German Studies Association, David Sabean (coordinator)
During the past several years, the German Historical Association has
seen a decline in the number of panels devoted to the Early Modern
period. We are aiming to bring back a critical perspective to German
history and its literary tradition, beginning with the 2005 meeting in
Milwaukee (Sept. 29-Oct. 2). In the past, we have found that vigorous
discussion and the advancement of new ideas seem to happen most often
when there are a series of connected sessions. Yet there should, of
course, be room for new and innovative work beyond themes that the
coordinators propose. For the 2005 meeting, we have been given sixteen
sessions for the Early Modern period, defined broadly from ca. 1600 to
the mid nineteenth century: eight will be devoted to sessions on
"Modernity and the Baroque," four to "Court Society and the Political
World," and four will be left open for other topics.
1) "Modernity and the Baroque": Eight sessions, this time with a
particular approach, but with the hope that discussions will continue on
in new forms over the coming years.
Each of the eight sessions will take the following form: there will be
one paper on the confrontation of a "modern" thinker with a Baroque
subject, the kind of collision that determined the very nature of
modernist enterprise. Part of what we are after here is the pattern of
going behind the Aufklärung to question various projects of "modernity."
The two other papers will explore further aspects of the Baroque subject
itself, taking the questions posed by the modern thinker as the starting
point for further investigation. Each panel, therefore, will bring
together scholars who work on modern and early modern culture with the
intent of starting a new dialogue and opening up a long-term critical
perspective on German culture.
Nietzsche and baroque aristocratic culture/ La Rochfoucauld, Gratian,
Carl Schmitt and Natural Law
Curtius and Rhetorik.
Emmanuel Hirsch and Orthodox Lutheranism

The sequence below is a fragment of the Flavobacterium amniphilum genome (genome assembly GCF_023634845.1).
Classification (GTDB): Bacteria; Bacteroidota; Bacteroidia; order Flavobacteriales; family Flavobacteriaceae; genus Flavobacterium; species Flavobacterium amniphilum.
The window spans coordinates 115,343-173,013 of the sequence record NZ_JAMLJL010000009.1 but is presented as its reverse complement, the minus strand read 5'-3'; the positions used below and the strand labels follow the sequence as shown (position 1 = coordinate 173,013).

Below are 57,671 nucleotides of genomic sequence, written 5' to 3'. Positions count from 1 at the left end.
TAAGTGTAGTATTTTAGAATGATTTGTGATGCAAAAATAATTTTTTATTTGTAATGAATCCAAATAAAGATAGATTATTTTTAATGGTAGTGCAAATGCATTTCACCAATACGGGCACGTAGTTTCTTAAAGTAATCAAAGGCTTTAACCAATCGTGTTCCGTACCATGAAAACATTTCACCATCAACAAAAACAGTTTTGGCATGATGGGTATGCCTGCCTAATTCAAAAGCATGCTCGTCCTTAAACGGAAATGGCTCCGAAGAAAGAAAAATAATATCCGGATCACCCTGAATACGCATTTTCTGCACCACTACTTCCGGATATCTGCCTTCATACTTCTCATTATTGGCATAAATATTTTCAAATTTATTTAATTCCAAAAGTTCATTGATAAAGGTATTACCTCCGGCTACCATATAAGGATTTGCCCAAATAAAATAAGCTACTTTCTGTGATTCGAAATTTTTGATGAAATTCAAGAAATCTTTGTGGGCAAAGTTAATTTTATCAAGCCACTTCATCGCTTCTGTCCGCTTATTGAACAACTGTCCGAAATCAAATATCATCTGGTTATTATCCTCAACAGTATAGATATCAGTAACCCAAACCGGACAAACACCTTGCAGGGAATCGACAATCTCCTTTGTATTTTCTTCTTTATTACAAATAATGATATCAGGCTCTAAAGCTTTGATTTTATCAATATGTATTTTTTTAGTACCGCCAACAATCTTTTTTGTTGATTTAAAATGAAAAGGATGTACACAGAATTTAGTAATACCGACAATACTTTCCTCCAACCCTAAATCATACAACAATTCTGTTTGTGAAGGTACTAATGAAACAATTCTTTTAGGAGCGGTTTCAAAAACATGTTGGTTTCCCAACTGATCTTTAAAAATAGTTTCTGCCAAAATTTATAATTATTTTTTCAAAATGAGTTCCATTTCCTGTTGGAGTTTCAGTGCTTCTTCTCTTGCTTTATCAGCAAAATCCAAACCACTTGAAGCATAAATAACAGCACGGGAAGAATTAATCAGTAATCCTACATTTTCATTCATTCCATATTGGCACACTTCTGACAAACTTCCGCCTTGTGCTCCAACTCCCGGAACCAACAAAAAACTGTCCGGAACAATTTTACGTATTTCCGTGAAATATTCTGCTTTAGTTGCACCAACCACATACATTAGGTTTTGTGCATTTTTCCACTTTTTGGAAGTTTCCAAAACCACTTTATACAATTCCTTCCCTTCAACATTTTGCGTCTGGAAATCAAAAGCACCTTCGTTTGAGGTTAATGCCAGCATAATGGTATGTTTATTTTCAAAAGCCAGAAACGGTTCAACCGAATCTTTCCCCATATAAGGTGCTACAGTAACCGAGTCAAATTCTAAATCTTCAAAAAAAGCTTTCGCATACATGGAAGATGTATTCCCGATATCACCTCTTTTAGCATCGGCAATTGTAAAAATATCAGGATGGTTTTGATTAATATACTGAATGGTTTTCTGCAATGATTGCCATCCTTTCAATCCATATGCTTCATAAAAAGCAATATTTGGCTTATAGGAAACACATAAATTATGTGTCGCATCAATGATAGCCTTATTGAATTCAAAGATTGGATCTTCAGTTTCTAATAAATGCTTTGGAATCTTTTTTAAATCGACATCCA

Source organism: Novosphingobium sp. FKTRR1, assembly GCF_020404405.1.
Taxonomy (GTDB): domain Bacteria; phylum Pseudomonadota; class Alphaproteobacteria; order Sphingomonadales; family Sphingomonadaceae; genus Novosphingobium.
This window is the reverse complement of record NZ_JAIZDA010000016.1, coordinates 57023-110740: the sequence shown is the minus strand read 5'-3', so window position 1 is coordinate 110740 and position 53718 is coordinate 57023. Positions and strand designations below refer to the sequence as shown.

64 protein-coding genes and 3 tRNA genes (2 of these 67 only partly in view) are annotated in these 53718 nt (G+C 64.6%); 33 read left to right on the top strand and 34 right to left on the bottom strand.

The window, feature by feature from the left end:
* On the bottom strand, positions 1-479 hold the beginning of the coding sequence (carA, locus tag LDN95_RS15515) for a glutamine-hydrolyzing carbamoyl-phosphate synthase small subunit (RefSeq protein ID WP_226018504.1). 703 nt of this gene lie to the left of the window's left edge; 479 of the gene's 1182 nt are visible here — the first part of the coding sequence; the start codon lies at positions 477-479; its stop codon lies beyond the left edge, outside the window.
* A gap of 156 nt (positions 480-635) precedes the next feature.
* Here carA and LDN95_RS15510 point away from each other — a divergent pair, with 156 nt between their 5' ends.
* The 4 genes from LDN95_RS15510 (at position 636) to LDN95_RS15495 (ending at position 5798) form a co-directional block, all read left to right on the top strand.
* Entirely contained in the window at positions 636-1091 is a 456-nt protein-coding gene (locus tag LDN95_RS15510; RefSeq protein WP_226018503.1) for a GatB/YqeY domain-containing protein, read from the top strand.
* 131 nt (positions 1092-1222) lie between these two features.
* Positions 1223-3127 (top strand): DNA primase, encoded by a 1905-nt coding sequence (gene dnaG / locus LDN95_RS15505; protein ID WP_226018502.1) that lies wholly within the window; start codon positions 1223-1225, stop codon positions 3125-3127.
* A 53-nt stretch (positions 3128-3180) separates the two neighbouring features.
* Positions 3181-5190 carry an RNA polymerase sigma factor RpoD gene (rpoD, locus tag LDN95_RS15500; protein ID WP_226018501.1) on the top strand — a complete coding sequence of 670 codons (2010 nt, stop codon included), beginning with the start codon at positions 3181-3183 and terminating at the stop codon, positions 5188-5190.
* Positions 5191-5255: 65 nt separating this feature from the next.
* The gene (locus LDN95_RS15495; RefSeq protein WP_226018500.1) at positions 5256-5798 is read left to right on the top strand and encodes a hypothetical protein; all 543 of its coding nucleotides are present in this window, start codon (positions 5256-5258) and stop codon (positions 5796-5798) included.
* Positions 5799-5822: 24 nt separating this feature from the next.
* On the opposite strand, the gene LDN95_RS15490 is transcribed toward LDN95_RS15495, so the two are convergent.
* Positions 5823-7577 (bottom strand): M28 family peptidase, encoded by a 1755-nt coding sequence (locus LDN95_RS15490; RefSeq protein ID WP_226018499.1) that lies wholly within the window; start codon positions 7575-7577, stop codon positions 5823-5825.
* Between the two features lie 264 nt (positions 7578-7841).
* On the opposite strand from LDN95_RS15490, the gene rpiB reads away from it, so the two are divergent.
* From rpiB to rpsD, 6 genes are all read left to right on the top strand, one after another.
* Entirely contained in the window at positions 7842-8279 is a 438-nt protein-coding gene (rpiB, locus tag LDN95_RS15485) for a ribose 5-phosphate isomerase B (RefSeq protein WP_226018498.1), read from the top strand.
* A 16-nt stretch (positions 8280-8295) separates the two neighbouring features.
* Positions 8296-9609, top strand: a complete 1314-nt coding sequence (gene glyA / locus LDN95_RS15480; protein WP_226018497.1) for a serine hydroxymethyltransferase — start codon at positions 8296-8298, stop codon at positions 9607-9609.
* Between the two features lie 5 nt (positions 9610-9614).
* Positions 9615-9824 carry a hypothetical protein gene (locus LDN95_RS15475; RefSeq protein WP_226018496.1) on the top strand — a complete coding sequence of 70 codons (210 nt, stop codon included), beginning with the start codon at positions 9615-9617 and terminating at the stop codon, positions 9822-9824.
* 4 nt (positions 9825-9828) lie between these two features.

Benjamin on Märtyrertum
Ernst Jünger: Silesius. Abenteuerliches Hertz.
Brecht and Grimmelshausen
Benjamin. Old debate. Confrontation with political Geist of the Baroque.
The failure to see Klugheitslehre.
Simmel and Rembrandt
Hindemith and Kepler. Pfizner and Palestrina. Hofmannsthal and Lully:
Ariadne. Busoni: Dr. Faust
Heidegger and Baroque Catholicism
Warburg and Mannerism
Scholem and the Jewish mystical tradition
2) "Court Society and the Political World": four sessions, which will
include papers from the early seventeenth century to the mid nineteenth
Female and male Networks
Representations and propaganda
Gratian reception in Germany
3) Four open sessions
The coordinator for the 2005 meeting is David Sabean and for the 2006
meeting is Mary Lindeman. Putting together this program will take
considerable coordination, and we want to plan well ahead. Whoever is
interested in participating should send a suggestion for a paper,
together with a short abstract, to David Sabean at UCLA
([log in to unmask]).
David Warren Sabean
Henry J. Bruman Professor of German History Dept. of History University
of California, Los Angeles Los Angeles, CA 90095
Phone: 310 825 3173
Fax: 310 206 9630
Home phone: 310 474 7994
email: [log in to unmask]
Until Sept. 27, my address is:
Cell phone: +49-(0)173 1718 109
Home phone: +49-(0)30 886 76 821
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